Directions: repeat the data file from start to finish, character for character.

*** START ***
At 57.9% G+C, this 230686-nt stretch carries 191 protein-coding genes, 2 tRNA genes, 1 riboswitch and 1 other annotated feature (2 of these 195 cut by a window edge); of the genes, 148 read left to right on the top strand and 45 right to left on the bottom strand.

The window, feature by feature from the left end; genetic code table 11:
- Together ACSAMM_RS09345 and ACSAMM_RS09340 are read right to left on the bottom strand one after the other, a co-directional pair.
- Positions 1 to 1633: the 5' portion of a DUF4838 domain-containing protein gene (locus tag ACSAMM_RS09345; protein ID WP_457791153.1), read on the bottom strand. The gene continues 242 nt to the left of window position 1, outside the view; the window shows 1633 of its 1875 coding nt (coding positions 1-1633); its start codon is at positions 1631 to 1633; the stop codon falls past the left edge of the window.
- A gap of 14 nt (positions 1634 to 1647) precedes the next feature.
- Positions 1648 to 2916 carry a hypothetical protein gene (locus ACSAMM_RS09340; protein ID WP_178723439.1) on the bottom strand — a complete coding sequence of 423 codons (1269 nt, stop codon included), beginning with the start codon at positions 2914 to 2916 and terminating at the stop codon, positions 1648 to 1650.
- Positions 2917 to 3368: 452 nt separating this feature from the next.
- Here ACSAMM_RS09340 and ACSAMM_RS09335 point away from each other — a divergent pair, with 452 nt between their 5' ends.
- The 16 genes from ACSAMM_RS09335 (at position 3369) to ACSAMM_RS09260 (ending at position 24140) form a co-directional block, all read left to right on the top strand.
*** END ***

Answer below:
At 57.9% G+C, this 230686-nt stretch carries 191 protein-coding genes, 2 tRNA genes, 1 riboswitch and 1 other annotated feature (2 of these 195 cut by a window edge); of the genes, 148 read left to right on the top strand and 45 right to left on the bottom strand.

The window, feature by feature from the left end; genetic code table 11:
- Together ACSAMM_RS09345 and ACSAMM_RS09340 are read right to left on the bottom strand one after the other, a co-directional pair.
- Positions 1 to 1633: the 5' portion of a DUF4838 domain-containing protein gene (locus tag ACSAMM_RS09345; protein ID WP_457791153.1), read on the bottom strand. The gene continues 242 nt to the left of window position 1, outside the view; the window shows 1633 of its 1875 coding nt (coding positions 1-1633); its start codon is at positions 1631 to 1633; the stop codon falls past the left edge of the window.
- A gap of 14 nt (positions 1634 to 1647) precedes the next feature.
- Positions 1648 to 2916 carry a hypothetical protein gene (locus ACSAMM_RS09340; protein ID WP_178723439.1) on the bottom strand — a complete coding sequence of 423 codons (1269 nt, stop codon included), beginning with the start codon at positions 2914 to 2916 and terminating at the stop codon, positions 1648 to 1650.
- Positions 2917 to 3368: 452 nt separating this feature from the next.
- Here ACSAMM_RS09340 and ACSAMM_RS09335 point away from each other — a divergent pair, with 452 nt between their 5' ends.
- The 16 genes from ACSAMM_RS09335 (at position 3369) to ACSAMM_RS09260 (ending at position 24140) form a co-directional block, all read left to right on the top strand.